Details, they often fall to the wayside as I try to manage huge undertakings. Sometimes it doesn’t matter, other times like, say making a sweatshirt in seventh grade, they matter. A failure to address the details equates to an 28″ neckline on a crew neck sweatshirt (Thank you Jennifer Beals, for making that ok.) Other times the details are things like an over-the-top 1st birthday cake, still nothing that wounds me, but oh the judgement, “You mean you didn’t throw a big party?” and “She didn’t have a cake?” and my favorite, “Oh, there wasn’t a theme…wow.” Give me a break, I thought the breastfeeding for 20 months, the organic diet, the delicately laundered clothes and bedding and the exposure to books, music and the outdoors was what it was all about, not Dora and a birthday crown.
That’s not what got this started, it was actually hearing Avery whisper, “Licious.”
She looked at me, a bright green cilantro leaf clinging to her raspberry colored lips, a rug burn scab winking at me just beneath her nose, and bits of shredded cheese and ground turkey falling from her little hands. My heart, broken and mended so many times over, I’d thought by this time was stronger, simply shattered as she shined the entire her light of her being on me and said, “Licious, mama. Dat food ‘licious.”
Looking into those eyes, so blue and wide, I saw the reflection of a thousand decisions shining back at me. I saw the late night talks with Sean, the yearning to have a baby. My frantic worry that bringing another baby into the world would be unfair to Briar, my belly already swelling with the soon-to-be-blue-eyes before me. Watching her reach for another fistful of turkey I remembered my own reaching, questing to find a way to be home more.
I have not chronicled Avery’s life like I did Briar. I’ve never made scrapbooks or kept consistent journals for either one, there are no “Baby’s first year” albums kicking around our house. There are stones collected along the banks of the Hudson sitting on shelves, there are crumbly twigs gathered at the feet of the gnarly storybook tree at our favorite park and there are threadbare shirts, collars stained with strawberry and tree sap. The notes I’ve gathered on her life cannot be read in tidy chapter form, they are etched in my being.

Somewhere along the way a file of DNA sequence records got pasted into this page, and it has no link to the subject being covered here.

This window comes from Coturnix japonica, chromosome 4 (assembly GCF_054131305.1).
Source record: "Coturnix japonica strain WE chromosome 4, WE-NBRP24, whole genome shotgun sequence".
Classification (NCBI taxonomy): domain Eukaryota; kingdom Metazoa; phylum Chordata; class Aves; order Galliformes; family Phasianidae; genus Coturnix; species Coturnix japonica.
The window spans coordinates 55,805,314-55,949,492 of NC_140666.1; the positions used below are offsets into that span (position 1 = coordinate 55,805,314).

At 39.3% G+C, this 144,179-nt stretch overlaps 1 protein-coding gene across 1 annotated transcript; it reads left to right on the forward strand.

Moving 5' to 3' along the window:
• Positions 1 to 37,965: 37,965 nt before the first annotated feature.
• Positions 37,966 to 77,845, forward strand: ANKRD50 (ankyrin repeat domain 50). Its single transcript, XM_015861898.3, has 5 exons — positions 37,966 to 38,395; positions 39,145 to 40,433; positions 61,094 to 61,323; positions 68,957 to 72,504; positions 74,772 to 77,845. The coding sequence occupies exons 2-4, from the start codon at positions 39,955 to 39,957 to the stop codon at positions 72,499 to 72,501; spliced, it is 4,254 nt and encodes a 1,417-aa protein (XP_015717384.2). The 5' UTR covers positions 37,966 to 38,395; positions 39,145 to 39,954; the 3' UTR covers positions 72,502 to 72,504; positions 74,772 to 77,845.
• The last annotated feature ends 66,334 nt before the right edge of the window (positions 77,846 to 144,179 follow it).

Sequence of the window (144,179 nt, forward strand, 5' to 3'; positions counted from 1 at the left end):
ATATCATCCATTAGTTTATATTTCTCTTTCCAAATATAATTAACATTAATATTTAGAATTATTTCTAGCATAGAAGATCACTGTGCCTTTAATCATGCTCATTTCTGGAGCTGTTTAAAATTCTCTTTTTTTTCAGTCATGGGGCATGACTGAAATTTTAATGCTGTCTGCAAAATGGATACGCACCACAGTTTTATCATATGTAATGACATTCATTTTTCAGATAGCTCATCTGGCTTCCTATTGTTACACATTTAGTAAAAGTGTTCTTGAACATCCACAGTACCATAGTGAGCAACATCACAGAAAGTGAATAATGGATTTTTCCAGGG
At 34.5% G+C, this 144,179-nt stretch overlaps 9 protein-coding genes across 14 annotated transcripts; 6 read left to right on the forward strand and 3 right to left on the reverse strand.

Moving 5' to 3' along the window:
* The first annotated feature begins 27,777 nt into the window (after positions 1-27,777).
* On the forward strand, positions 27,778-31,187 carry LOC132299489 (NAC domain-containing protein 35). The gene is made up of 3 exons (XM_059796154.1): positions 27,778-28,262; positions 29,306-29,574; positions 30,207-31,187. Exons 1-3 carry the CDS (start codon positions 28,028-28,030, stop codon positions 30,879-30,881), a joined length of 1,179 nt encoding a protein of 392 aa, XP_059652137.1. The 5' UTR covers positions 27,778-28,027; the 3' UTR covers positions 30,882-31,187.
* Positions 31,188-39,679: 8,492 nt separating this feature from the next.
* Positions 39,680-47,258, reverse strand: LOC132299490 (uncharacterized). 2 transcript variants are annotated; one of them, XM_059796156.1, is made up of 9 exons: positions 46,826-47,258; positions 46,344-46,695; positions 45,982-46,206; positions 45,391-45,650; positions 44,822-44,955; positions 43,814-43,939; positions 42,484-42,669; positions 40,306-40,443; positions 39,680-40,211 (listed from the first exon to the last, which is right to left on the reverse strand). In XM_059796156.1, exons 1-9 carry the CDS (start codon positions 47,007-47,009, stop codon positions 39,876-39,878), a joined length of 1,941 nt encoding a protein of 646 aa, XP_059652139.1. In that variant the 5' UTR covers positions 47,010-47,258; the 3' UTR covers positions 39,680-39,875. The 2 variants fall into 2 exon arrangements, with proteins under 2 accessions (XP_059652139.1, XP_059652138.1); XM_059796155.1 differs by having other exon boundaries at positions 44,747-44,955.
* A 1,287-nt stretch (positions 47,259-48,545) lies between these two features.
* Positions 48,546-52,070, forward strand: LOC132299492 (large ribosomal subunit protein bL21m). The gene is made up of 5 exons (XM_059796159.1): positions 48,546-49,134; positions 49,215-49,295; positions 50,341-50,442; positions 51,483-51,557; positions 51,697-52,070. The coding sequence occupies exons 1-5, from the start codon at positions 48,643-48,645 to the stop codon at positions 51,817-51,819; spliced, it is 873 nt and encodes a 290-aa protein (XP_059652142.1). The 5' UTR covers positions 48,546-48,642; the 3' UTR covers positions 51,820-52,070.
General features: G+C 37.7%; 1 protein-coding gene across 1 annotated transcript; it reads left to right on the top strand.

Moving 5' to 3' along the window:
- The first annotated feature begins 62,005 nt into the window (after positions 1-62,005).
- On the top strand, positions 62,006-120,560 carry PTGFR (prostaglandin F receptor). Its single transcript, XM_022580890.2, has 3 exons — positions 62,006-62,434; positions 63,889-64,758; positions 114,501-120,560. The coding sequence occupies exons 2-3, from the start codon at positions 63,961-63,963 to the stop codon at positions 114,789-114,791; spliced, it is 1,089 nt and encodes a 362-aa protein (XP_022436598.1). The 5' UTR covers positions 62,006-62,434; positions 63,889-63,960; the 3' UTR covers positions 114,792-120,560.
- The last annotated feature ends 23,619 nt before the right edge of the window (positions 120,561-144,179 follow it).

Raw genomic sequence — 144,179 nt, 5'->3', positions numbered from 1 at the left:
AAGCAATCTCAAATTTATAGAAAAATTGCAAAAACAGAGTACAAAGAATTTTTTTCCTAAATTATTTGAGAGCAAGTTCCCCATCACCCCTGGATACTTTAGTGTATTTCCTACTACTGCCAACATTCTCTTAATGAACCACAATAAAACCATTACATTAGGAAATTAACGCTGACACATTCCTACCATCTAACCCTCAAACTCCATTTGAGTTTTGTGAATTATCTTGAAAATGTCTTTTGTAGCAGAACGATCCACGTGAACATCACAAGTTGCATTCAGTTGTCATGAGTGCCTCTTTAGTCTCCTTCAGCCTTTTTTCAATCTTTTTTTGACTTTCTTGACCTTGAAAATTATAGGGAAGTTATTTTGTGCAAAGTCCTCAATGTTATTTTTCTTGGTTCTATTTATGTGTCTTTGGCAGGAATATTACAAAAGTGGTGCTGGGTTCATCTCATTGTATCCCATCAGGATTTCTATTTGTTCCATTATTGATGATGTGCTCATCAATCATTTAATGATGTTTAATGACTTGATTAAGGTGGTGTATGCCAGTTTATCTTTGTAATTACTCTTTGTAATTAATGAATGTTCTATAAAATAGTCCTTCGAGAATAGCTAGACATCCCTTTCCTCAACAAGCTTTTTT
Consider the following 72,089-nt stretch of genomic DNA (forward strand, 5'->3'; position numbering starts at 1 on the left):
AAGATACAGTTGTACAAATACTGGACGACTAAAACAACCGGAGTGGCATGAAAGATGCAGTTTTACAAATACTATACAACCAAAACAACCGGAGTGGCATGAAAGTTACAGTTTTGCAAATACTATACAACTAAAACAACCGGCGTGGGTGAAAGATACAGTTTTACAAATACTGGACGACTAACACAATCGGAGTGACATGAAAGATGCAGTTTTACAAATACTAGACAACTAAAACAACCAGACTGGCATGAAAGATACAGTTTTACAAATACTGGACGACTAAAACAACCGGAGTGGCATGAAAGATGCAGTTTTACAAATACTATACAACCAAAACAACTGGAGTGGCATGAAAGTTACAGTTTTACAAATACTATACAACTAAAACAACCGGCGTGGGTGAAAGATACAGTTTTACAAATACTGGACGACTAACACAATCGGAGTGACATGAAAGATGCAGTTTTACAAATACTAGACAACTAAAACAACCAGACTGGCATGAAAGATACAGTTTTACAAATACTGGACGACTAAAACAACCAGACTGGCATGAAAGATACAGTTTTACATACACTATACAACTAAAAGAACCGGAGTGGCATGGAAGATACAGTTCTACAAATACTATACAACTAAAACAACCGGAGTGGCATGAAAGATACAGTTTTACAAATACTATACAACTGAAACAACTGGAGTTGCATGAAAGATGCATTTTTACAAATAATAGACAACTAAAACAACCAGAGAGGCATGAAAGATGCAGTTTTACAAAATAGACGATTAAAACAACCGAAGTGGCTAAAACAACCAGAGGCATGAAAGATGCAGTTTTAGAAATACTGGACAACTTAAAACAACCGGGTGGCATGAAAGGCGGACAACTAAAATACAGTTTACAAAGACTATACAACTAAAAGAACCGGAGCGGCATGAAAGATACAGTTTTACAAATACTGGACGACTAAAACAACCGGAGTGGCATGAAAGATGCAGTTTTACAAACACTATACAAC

I know, even now as licious echoes in my ears and sparkling rivers of sinfully ripe, organic Bosch pear juice run down her bare arms and wrinkle the emerald construction paper she is coloring beside me, that I’ll forget that word, the throaty sound of it passing over her glistening lips. I’ll lose my grasp on the rhythm of her words, may struggle to remember if it was Avery who sounded like she was from Boston or if it was Briar.
I have ferreted away in drawers and boxes, scraps of paper upon which I’ve scrawled notes. I hope that it will be enough, That as their cheeks hollow and their limbs lengthen and they seek out clues, a way to gain entry into the parts of their lives that they don’t remember, that I’ll have enough. I hope that my choice not to follow a uniform method of documenting their milestones, will be ok. I hope that Avery will know that I catalogued her first years differently than Briar’s because of the way we connected, less dreamy gazing and worshipping, more giggling staring contests and dueling. Perfectly, exquisitely distinct.
And then, just as I fear that I’m wrong, that I should have written it all down, we have a moment, the kind that I cannot imagine if I lived a thousand years, that I could ever forget.
She’s just crawled into the room, a bright pink plastic fork in her hand. I call to her to bring it over onto the carpet. She keeps crawling, I call her again and she stands, bumping her head on the drawer from which she’s taken the fork. She stands gingerly, “Uh bumped my head. Ah bumped my head on’a drawer.” I look, my brow furrowed, “Can I kiss it for you?”
“No. My do it myself,” she says with an emphatic blink. Then she stops, thinks, her eyes looking upward, and the realization hits that she cannot kiss her own head. The familiar sensation of my heart splitting in a thousand hairline cracks. She walks to me, head bowed, “You kiss’a my head, mama? You kiss it and make my head better?”
And I do, bending forward I kiss that silky head, pressing my lips hard and squeezing my eyes closed as the tears threaten. She stands taller, returning my kiss with an impish twist of her head and a ,”Das’a better on my head, mama. I yove’a you!”